iamnumerate

Where in the world do you live

Recommended Posts

I live nowhere. I just adopt the slow travel method where I will pitch up somewhere for three to six months and then move on.

Highly recommend it if you have a passive income, can work online or retired. I live mainly off investments and currency trading.

Too much of the world to see. I also follow the seasons so always stay somewhere that's at least 20C warm.

Currently north west coast of WA Australia, daytime temps around 30C and not seen a cloud for weeks. Will move on soon before the rains start.

Life is sweet.

Share this post


Link to post
Share on other sites

I live part in Spain and part in Leeds, UK.

Would I recomend it ?

Let me think ...

 

- breakfast by the sea

- paddle surfing late morning

- great private school for the little one

- cost of living much lower



The only problem of course is

1) #brexit - what the heck is going to happen there

2) I fly back every 2 weeks to see my separated kids in the UK - we're back to brexit and of course the problems with ryanair and monarch.

But is it worth - 100%

Do it.  Now - don't wait - find a way to make it happen !

 

Share this post


Link to post
Share on other sites

I live in Chicago, having moved here from London.  My company had an opening here, so they transferred me at the beginning of the year.  The City of Chicago itself has about three million inhabitants, with the urban sprawl and surrounding suburbs ("Chicagoland") taking it up to ten million.  I'm going to try and avoid general cliches about the USA.  

The good

  • Property feels cheaper, although it is by no means cheap.  Certainly compared to London.  Once you start looking at the outer suburbs family homes are affordable for families.  Of course, you then have a hefty commute into the city center.  Chicagoland certainly does not give the impression that it is for either the very rich or very poor, like London does. 
  • Public transport is generally decent.  The city itself has a good subway service, with commuter lines stretching out into the suburbs.  You can live in the inner city without a car, but the suburbs need one.  The commuter lines only run a train every two hours at the weekend, so if you want to visit the city you need to drive or plan your timings carefully.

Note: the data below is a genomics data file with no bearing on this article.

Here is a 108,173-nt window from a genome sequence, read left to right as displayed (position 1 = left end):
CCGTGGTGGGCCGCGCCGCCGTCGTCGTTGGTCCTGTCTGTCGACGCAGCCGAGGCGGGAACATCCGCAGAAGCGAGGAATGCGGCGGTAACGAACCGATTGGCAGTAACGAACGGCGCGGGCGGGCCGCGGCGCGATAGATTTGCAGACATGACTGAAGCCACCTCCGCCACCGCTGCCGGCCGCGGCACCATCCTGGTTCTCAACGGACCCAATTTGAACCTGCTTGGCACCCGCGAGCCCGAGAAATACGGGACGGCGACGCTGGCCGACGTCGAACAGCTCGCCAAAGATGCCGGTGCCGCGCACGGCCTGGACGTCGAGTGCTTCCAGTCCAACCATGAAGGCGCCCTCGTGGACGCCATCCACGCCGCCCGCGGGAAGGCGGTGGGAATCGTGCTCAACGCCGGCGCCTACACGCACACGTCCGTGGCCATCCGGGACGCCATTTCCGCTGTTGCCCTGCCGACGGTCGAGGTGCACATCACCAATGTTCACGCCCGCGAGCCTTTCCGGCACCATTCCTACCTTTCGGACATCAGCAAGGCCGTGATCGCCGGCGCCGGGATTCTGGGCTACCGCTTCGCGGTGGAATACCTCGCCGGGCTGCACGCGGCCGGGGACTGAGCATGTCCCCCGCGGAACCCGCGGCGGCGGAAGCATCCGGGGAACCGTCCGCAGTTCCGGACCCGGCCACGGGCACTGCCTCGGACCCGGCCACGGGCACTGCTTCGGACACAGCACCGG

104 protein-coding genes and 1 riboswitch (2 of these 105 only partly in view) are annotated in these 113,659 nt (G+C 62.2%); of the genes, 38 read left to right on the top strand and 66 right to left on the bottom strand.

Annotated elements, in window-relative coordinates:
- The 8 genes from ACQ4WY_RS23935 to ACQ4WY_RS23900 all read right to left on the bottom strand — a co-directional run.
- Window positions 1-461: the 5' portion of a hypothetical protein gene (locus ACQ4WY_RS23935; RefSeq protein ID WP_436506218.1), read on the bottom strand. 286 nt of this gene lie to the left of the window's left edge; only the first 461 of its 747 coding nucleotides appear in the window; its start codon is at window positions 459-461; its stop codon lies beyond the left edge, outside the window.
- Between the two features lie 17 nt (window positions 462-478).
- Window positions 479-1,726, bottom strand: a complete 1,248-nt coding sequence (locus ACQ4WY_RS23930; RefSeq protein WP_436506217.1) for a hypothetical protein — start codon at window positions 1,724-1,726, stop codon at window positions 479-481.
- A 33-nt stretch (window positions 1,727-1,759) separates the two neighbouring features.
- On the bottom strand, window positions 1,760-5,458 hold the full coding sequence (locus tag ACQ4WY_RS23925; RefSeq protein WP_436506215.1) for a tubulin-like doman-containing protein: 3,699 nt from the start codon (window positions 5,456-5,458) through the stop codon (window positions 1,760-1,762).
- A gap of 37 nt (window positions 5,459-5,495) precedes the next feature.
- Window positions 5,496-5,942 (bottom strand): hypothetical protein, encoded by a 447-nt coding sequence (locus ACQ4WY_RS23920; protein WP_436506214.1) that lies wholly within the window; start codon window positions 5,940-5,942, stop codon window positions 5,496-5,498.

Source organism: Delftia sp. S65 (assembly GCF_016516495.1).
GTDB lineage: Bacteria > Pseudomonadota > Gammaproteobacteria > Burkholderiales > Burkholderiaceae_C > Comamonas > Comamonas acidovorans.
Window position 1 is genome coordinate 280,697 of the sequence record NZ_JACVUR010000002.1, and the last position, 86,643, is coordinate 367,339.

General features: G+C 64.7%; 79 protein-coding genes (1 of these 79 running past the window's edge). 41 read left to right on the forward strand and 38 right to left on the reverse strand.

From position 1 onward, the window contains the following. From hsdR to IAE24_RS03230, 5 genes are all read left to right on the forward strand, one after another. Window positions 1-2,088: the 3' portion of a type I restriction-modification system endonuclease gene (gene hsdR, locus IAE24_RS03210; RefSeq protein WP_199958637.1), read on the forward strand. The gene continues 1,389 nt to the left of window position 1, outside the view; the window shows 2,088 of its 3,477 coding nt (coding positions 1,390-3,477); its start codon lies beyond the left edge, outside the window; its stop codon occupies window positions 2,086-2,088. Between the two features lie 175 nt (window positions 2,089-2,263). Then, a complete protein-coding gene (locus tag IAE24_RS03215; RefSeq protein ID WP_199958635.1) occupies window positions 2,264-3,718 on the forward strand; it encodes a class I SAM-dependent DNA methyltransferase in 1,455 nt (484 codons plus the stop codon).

• Chicago is a genuinely interesting city.  Beautiful architecture, museums and beaches on the lakefront.
  • Despite what you would think, the city works fairly well.  Rubbish is collected weekly with none of the fuss like in the UK (the garbage men will take furniture for instance).  Most civic services can be done online.  

The mixed

  • Chicago is infamous for its gun crime, but it is generally (touch wood) confined to certain areas.  There is cheap housing there, but it is cheap for a reason.  The majority of the shootings occur in the early hours, and the victims are frequently known to the police.  Even so, you would not want to live there. 
  • Property taxes are high, ranging from maybe 1.5% to 2.5% of the property value each year depending on the suburb.  This helps to mitigate the list property prices.  A $10,000 pa property tax per year is nothing unusual for people.  Unlike council tax (generally), it is a genuine consideration in deciding how much home you can afford.  It certainly forces people to pay their way in taxes - no oligarchs limited to £1500 pa council tax! 

The bad

  • The city is still extremely racially segregated, which makes me uncomfortable.
  • The urban sprawl is extensive.  Chicago is hemmed in by the lake, with downtown at the lakefront, so all the sprawl is one way.  You can be over forty miles from downtown, and still in the urban sprawl.
  • The urban infrastructure is bursting at the seams - the highways and the airports.
  • Continuing problems with the city finances.  Chicago (and Illinois in general) still has enough "pull" to keep people here, but there is the underlying fear that it will turn into another Detroit.

Would I recommend it?  Yes.  It feels like a big city that is still accessible for regular people.

Share this post


Link to post
Share on other sites

USA is one of the last places I'd choose to live. Crass commercialism, expensive as hell, health care issues unless you are wealthy, guns, murder capitals and uncontrolled immigration. Screw that!

Share this post


Link to post
Share on other sites

I have a very strong urge to move abroad, Japan specifically. But my children are very settled in the UK and it seems cruel to upset their lives right now. Japan isn't perfect, and we're not particularly wealthy, but we love the culture there. 

Share this post


Link to post
Share on other sites

Create an account or sign in to comment

You need to be a member in order to leave a comment

Create an account

Sign up for a new account in our community. It's easy!

Register a new account

Sign in

Already have an account? Sign in here.

Sign In Now

  • Recently Browsing   0 members

    No registered users viewing this page.

  • Brexit   463 members have voted

    1. 1. Since voting on the UK leaving the EU, have you reconsidered your position?


      • Voted remain, still want to remain
      • Voted remain, now want to leave
      • Voted leave, now want to remain
      • Voted leave, still want to leave

    Please sign in or register to vote in this poll. View topic